Maureen Freely on Graham Greene's <em>The Quiet American</em>

When Alden Pyle arrives in Saigon, in 1952, the city's expatriates have a hard time placing him. Eventually, they come to see him as the "quiet" American. For Thomas Fowler, the British journalist who becomes his reluctant friend, the emphasis is on the adjective, as in "blue lizard" or "white elephant". Painfully polite, embarrassed by his loud-mouthed compatriots in the press corps, young Pyle might not be quite as lofty as the Cabots and the Lowells, but he's as pure-minded a Boston Brahmin as there ever was. He has just graduated from Harvard and has come to Indochina to lay the foundations for a national democracy. His mentor, to whom he pledges absolute allegiance, is the deliciously named York Harding, a cold warrior who once spent a week in Saigon on his way from Bangkok to Tokyo and went on to write a one-idea book. What Indochina needs, according to Harding, is a Third Force that can offer an alternative to colonialism and communism. Pyle's covert but not so secret mission is to find and finance the right people for the job. But (as any old hand could have told him, if he'd bothered to ask) the general whom Pyle chooses as his leader is "a shoddy little bandit" who is interested only in his own advancement, and capable only of barbarism.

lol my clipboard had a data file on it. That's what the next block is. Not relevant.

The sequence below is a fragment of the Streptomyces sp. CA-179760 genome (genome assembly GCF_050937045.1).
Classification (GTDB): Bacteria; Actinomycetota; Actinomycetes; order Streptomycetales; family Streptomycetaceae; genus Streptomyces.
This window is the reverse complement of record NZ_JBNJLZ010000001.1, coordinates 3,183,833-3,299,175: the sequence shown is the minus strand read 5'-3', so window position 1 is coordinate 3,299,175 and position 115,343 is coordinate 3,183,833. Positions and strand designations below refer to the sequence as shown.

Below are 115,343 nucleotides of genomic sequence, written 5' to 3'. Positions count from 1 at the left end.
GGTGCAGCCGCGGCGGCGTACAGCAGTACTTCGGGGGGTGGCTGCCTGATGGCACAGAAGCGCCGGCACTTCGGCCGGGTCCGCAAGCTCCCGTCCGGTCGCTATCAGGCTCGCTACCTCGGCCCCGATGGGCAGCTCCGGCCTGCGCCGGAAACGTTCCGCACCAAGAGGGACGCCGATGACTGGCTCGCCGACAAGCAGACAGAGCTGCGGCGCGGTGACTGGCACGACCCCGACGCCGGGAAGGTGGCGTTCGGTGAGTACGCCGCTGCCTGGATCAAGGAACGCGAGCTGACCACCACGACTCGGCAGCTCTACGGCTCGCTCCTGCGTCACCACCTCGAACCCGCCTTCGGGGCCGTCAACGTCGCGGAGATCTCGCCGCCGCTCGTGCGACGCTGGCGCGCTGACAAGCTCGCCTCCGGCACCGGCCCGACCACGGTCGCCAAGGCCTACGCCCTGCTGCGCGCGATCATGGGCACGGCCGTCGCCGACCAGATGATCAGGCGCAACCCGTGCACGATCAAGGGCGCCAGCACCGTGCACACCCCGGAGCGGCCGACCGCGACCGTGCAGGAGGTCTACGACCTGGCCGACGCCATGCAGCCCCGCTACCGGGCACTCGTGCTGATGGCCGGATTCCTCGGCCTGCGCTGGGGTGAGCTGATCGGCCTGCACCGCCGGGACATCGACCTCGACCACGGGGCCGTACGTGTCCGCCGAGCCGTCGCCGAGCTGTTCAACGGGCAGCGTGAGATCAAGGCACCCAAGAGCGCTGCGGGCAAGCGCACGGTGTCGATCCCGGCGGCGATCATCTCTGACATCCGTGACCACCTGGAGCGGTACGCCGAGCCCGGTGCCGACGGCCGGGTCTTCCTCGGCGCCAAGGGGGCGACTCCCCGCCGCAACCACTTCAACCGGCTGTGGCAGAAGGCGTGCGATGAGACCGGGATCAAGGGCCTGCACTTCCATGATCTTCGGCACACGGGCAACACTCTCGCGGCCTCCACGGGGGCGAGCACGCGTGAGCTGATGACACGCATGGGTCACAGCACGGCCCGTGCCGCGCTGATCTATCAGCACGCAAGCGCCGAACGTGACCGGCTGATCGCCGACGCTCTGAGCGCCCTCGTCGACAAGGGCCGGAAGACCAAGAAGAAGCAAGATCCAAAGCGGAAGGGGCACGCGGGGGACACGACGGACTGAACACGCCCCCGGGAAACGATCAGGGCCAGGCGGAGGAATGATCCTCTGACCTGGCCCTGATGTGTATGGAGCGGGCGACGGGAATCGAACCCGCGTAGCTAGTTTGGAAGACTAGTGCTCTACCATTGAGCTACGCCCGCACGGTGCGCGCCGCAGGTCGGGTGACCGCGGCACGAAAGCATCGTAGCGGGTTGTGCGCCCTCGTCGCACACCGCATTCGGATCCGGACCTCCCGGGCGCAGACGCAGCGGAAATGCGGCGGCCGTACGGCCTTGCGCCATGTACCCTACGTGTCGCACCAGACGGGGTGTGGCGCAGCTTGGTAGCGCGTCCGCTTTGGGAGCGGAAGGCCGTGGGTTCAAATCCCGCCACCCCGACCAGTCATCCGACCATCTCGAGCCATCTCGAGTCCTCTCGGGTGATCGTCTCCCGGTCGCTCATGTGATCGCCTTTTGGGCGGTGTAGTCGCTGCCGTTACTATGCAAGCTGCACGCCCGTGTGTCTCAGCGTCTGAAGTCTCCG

I was three years old when Graham Greene published The Quiet American. I read it for the first time in my early twenties, when the US adventure in Indochina was drawing to its dishonourable, or should I say Pylean, close. The novel was enjoying a small renaissance then. It was fashionable to talk of Greene's prophetic powers. But for me, it was never just a novel about Vietnam. It was also a near-perfect description of the cold war as I had watched it unfold during the Sixties, as a child in Istanbul.